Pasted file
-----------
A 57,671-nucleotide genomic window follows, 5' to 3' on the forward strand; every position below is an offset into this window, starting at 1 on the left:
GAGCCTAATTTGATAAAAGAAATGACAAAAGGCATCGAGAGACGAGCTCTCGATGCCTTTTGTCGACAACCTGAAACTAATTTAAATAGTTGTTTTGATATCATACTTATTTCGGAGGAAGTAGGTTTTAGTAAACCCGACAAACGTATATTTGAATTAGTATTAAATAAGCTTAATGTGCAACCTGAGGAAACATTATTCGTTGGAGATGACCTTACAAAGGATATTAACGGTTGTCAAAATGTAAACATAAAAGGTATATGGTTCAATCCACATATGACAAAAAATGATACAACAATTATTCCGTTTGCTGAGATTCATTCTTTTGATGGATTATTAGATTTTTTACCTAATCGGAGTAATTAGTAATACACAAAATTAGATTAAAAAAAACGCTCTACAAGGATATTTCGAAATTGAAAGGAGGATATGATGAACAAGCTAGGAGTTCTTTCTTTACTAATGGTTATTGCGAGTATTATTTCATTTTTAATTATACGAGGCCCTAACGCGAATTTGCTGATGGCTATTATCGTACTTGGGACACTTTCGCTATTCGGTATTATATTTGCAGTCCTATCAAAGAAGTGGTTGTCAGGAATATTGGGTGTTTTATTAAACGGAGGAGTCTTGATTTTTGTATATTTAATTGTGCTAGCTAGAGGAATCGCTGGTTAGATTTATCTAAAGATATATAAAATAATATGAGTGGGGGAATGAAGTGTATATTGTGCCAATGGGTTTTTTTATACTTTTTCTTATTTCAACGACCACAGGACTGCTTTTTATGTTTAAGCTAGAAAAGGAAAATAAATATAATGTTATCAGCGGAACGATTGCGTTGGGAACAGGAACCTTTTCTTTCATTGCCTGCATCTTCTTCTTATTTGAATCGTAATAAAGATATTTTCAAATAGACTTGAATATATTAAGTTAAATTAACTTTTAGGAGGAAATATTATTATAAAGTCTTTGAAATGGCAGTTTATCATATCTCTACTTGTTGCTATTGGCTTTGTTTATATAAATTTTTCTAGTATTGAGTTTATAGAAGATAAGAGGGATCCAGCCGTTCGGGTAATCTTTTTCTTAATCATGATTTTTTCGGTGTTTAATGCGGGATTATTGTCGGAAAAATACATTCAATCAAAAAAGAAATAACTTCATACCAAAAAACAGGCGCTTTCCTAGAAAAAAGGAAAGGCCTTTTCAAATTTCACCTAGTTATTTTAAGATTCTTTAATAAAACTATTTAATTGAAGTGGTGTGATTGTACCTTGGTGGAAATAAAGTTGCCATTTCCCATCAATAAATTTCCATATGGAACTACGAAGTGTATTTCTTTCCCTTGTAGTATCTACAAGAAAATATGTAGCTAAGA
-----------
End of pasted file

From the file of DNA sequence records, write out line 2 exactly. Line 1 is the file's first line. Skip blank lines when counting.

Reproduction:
GAGCCTAATTTGATAAAAGAAATGACAAAAGGCATCGAGAGACGAGCTCTCGATGCCTTTTGTCGACAACCTGAAACTAATTTAAATAGTTGTTTTGATATCATACTTATTTCGGAGGAAGTAGGTTTTAGTAAACCCGACAAACGTATATTTGAATTAGTATTAAATAAGCTTAATGTGCAACCTGAGGAAACATTATTCGTTGGAGATGACCTTACAAAGGATATTAACGGTTGTCAAAATGTAAACATAAAAGGTATATGGTTCAATCCACATATGACAAAAAATGATACAACAATTATTCCGTTTGCTGAGATTCATTCTTTTGATGGATTATTAGATTTTTTACCTAATCGGAGTAATTAGTAATACACAAAATTAGATTAAAAAAAACGCTCTACAAGGATATTTCGAAATTGAAAGGAGGATATGATGAACAAGCTAGGAGTTCTTTCTTTACTAATGGTTATTGCGAGTATTATTTCATTTTTAATTATACGAGGCCCTAACGCGAATTTGCTGATGGCTATTATCGTACTTGGGACACTTTCGCTATTCGGTATTATATTTGCAGTCCTATCAAAGAAGTGGTTGTCAGGAATATTGGGTGTTTTATTAAACGGAGGAGTCTTGATTTTTGTATATTTAATTGTGCTAGCTAGAGGAATCGCTGGTTAGATTTATCTAAAGATATATAAAATAATATGAGTGGGGGAATGAAGTGTATATTGTGCCAATGGGTTTTTTTATACTTTTTCTTATTTCAACGACCACAGGACTGCTTTTTATGTTTAAGCTAGAAAAGGAAAATAAATATAATGTTATCAGCGGAACGATTGCGTTGGGAACAGGAACCTTTTCTTTCATTGCCTGCATCTTCTTCTTATTTGAATCGTAATAAAGATATTTTCAAATAGACTTGAATATATTAAGTTAAATTAACTTTTAGGAGGAAATATTATTATAAAGTCTTTGAAATGGCAGTTTATCATATCTCTACTTGTTGCTATTGGCTTTGTTTATATAAATTTTTCTAGTATTGAGTTTATAGAAGATAAGAGGGATCCAGCCGTTCGGGTAATCTTTTTCTTAATCATGATTTTTTCGGTGTTTAATGCGGGATTATTGTCGGAAAAATACATTCAATCAAAAAAGAAATAACTTCATACCAAAAAACAGGCGCTTTCCTAGAAAAAAGGAAAGGCCTTTTCAAATTTCACCTAGTTATTTTAAGATTCTTTAATAAAACTATTTAATTGAAGTGGTGTGATTGTACCTTGGTGGAAATAAAGTTGCCATTTCCCATCAATAAATTTCCATATGGAACTACGAAGTGTATTTCTTTCCCTTGTAGTATCTACAAGAAAATATGTAGCTAAGA